In three months, Chris Jamison went from Capital University mailman to "The Voice" finalist.
Why did you choose John Mayer's "Gravity" for your "The Voice" blind audition? My freshman year at college, I joined the rock ensemble at Capital University, and "Gravity" was the first song I sang. For the blind audition, I thought it'd be perfect because, No. 1, I knew it. And I knew in that moment, I'd be nervous and scared-the last thing I wanted to think about was the lyrics. I knew I could create this version of "Gravity" that, in 90 seconds, I could show off exactly what I could do with my voice.
What was the best piece of advice Adam Levine gave you? I don't know exactly how he worded it, but it was to never strive for perfection. A lot of times you go on the "Voice" stage, and you only have that one song to get you to the next round. During a commercial break, two times, he came up on stage and said: "Just sing the song. Don't worry about anything else; don't worry about what's on the line here. Just keep it simple."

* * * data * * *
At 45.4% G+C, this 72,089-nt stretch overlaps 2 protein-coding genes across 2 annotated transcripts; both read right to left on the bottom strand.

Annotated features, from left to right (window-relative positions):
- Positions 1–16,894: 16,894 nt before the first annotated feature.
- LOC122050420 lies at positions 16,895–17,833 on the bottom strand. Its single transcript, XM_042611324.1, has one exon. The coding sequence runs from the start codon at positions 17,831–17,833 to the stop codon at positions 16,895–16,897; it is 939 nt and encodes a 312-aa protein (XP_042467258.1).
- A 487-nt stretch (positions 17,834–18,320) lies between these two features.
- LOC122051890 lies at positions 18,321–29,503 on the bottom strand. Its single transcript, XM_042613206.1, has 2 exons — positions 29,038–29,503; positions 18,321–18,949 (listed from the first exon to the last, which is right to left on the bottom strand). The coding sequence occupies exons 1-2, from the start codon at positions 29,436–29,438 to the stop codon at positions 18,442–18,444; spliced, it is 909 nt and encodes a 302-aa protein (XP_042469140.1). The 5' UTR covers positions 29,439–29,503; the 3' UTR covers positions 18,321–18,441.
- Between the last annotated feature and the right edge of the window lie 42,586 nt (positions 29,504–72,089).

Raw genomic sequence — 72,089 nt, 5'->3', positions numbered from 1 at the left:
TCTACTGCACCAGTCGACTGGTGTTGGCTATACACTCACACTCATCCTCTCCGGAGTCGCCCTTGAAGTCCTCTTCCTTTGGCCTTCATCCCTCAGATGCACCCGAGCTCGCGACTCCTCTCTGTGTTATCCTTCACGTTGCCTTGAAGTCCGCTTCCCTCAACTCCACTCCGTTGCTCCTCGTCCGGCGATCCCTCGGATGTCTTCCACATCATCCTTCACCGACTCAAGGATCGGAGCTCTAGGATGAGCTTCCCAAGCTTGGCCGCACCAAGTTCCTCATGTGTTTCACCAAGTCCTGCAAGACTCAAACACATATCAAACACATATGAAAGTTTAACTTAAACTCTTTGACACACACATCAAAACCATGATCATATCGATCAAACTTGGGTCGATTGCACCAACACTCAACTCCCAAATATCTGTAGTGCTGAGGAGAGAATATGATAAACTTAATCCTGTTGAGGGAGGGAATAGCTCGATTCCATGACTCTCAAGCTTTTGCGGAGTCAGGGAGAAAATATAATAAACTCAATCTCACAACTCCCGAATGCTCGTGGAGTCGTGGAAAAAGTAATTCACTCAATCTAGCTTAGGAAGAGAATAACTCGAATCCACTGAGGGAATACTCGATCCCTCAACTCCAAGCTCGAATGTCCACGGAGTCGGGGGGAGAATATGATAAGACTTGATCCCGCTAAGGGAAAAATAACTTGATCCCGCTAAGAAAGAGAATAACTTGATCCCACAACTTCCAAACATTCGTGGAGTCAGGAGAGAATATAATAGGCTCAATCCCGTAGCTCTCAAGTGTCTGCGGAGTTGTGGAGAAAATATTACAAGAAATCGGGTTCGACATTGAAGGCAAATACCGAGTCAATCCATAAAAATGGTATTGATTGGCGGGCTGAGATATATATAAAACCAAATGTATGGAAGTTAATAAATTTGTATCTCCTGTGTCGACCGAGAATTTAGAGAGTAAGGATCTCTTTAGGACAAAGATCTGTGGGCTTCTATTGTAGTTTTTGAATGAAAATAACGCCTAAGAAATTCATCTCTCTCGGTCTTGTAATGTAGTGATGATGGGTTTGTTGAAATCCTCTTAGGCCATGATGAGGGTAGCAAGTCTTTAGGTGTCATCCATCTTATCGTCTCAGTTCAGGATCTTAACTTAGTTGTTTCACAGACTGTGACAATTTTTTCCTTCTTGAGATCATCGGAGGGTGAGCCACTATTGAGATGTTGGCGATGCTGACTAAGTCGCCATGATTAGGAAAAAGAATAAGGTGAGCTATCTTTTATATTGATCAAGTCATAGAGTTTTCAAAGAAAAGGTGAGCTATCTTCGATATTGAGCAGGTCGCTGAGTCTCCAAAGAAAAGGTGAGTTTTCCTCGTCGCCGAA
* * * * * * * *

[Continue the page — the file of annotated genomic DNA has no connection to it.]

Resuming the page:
What surprised you about the reality TV experience? Like anyone else, I'd only seen Adam Levine, Gwen Stefani, Pharrell [Williams] and Blake [Shelton] on television and in magazines. When I did the blind audition and those chairs turned and they were right there in front of me, they looked fake. Gwen is just a normal mom. She drives a minivan to the set. Pharrell is very easy to talk to. They're normal people who just got a lucky break, and they work really hard to get where they are. Anytime I need advice, [Adam] always picks up the phone.
Since the show ended, you and your band have been staying busy. The guys I play with, we played all through college, so I knew I [still] wanted these guys backing me up on stage. There's a different vibe than if I were up there with five guys I'd hired and had no relationship with.